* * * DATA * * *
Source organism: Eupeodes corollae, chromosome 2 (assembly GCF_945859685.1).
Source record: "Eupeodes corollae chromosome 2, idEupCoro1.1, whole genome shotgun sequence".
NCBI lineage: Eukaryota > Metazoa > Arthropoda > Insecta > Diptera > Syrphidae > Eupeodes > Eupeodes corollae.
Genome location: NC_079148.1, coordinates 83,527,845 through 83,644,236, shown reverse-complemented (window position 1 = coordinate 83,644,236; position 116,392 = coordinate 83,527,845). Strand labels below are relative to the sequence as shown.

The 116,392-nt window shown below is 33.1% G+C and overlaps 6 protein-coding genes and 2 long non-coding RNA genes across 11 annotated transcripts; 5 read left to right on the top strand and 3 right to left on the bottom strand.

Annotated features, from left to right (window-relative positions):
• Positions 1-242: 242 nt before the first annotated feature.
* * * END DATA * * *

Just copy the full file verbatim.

Source organism: Eupeodes corollae, chromosome 2 (assembly GCF_945859685.1).
Source record: "Eupeodes corollae chromosome 2, idEupCoro1.1, whole genome shotgun sequence".
NCBI lineage: Eukaryota > Metazoa > Arthropoda > Insecta > Diptera > Syrphidae > Eupeodes > Eupeodes corollae.
Genome location: NC_079148.1, coordinates 83,527,845 through 83,644,236, shown reverse-complemented (window position 1 = coordinate 83,644,236; position 116,392 = coordinate 83,527,845). Strand labels below are relative to the sequence as shown.

The 116,392-nt window shown below is 33.1% G+C and overlaps 6 protein-coding genes and 2 long non-coding RNA genes across 11 annotated transcripts; 5 read left to right on the top strand and 3 right to left on the bottom strand.

Annotated features, from left to right (window-relative positions):
• Positions 1-242: 242 nt before the first annotated feature.